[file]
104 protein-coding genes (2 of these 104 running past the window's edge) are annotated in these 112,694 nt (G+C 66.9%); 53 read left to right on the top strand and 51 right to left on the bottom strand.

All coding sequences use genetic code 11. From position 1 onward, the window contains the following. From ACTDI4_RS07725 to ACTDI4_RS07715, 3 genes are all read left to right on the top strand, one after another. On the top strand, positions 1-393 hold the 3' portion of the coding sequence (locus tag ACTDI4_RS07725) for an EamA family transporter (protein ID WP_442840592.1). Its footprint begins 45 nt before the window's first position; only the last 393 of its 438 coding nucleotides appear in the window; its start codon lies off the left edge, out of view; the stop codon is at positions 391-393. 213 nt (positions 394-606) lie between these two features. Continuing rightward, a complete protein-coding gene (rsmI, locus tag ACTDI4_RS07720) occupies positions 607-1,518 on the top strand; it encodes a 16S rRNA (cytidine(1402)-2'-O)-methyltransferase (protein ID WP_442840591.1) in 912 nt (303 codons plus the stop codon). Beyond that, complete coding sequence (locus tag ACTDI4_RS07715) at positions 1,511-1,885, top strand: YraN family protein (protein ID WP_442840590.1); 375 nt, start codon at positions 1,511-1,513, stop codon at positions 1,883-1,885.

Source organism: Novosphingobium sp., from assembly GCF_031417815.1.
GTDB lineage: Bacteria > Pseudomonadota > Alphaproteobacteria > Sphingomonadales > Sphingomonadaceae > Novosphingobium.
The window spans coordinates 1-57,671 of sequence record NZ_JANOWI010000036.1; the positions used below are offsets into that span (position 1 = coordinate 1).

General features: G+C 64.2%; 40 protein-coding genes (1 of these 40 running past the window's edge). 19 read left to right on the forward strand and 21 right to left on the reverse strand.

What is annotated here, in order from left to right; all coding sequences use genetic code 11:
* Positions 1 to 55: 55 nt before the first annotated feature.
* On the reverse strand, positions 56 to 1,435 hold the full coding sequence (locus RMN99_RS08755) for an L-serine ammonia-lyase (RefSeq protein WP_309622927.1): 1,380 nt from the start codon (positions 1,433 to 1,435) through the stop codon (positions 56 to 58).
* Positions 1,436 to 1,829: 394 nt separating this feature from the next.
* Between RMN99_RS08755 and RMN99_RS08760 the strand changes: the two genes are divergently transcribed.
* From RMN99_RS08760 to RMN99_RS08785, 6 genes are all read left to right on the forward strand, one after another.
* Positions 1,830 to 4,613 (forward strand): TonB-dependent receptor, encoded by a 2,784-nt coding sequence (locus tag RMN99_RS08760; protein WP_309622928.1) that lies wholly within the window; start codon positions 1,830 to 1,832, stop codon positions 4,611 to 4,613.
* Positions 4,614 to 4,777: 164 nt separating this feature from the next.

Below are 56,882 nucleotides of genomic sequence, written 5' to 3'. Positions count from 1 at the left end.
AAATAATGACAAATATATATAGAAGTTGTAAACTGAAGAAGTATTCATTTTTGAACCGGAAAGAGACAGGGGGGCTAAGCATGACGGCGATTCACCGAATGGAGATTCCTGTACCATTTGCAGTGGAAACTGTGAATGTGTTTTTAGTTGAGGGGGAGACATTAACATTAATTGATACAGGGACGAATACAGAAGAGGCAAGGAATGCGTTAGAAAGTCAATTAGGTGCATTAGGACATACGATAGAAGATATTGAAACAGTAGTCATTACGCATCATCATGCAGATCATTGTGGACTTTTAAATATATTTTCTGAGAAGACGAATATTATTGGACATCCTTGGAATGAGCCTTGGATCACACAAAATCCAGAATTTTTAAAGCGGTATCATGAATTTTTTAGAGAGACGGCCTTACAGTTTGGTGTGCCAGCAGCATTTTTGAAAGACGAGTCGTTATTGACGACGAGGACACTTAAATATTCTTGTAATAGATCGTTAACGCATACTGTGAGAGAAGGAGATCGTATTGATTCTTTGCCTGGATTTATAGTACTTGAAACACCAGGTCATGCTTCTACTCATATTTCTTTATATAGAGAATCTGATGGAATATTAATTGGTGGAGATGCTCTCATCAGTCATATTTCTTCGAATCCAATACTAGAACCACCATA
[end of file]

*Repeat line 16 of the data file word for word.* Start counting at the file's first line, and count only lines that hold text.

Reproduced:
AAATAATGACAAATATATATAGAAGTTGTAAACTGAAGAAGTATTCATTTTTGAACCGGAAAGAGACAGGGGGGCTAAGCATGACGGCGATTCACCGAATGGAGATTCCTGTACCATTTGCAGTGGAAACTGTGAATGTGTTTTTAGTTGAGGGGGAGACATTAACATTAATTGATACAGGGACGAATACAGAAGAGGCAAGGAATGCGTTAGAAAGTCAATTAGGTGCATTAGGACATACGATAGAAGATATTGAAACAGTAGTCATTACGCATCATCATGCAGATCATTGTGGACTTTTAAATATATTTTCTGAGAAGACGAATATTATTGGACATCCTTGGAATGAGCCTTGGATCACACAAAATCCAGAATTTTTAAAGCGGTATCATGAATTTTTTAGAGAGACGGCCTTACAGTTTGGTGTGCCAGCAGCATTTTTGAAAGACGAGTCGTTATTGACGACGAGGACACTTAAATATTCTTGTAATAGATCGTTAACGCATACTGTGAGAGAAGGAGATCGTATTGATTCTTTGCCTGGATTTATAGTACTTGAAACACCAGGTCATGCTTCTACTCATATTTCTTTATATAGAGAATCTGATGGAATATTAATTGGTGGAGATGCTCTCATCAGTCATATTTCTTCGAATCCAATACTAGAACCACCATA